We visited the historic Samarkand Paper mill as part of our Silk Road expedition. It lies on the outskirts of modern Samarkand, beyond the opulent Registan Square of Timur. It can be found among the long stretches of old mounded earth, all that remains of the storied mud brick Samarkand leveled by Ghengis Khan.
The site was idyllic with clear running streams turning small water wheels and buoying a pair of lovely white geese. Yellow and golden flowers accented the manicured lawn, and pottery, artfully arranged, gushed water from an unseen source. In this very location, paper burst forth into the western world, a secret learned from the Chinese by Arabs in the 8th century AD.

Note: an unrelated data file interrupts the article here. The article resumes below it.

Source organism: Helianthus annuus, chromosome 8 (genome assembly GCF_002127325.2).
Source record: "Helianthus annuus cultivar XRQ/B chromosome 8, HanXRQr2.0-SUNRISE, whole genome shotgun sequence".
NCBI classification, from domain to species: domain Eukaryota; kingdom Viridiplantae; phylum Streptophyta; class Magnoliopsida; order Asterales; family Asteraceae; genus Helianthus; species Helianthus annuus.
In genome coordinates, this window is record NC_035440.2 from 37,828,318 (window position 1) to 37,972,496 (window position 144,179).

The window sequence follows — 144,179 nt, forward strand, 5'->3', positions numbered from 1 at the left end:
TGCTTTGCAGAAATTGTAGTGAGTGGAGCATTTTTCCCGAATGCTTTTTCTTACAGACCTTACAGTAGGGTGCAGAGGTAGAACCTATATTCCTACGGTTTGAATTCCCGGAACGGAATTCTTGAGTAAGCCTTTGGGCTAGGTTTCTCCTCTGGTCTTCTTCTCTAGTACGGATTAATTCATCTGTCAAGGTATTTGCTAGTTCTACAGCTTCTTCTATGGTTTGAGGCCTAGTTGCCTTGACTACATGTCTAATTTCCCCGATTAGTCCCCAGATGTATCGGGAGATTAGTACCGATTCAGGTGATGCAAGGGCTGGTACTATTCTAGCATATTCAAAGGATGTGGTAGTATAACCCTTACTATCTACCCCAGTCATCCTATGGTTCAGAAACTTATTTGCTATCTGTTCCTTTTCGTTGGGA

The materials and methods used today remain the same as those used in that time and I was told that due to the unique qualities of mulberry bark, Samarkand paper will last 2000 years. I was fortunate enough to handle the pages of a 400 year old book written in Arabic on Samarkand paper and the pages felt as crisp and fresh as those that had just been pressed. The ink used in these beautiful books was lampblack, a carbon black ink created from the soot of the oil lamps burned in mosques.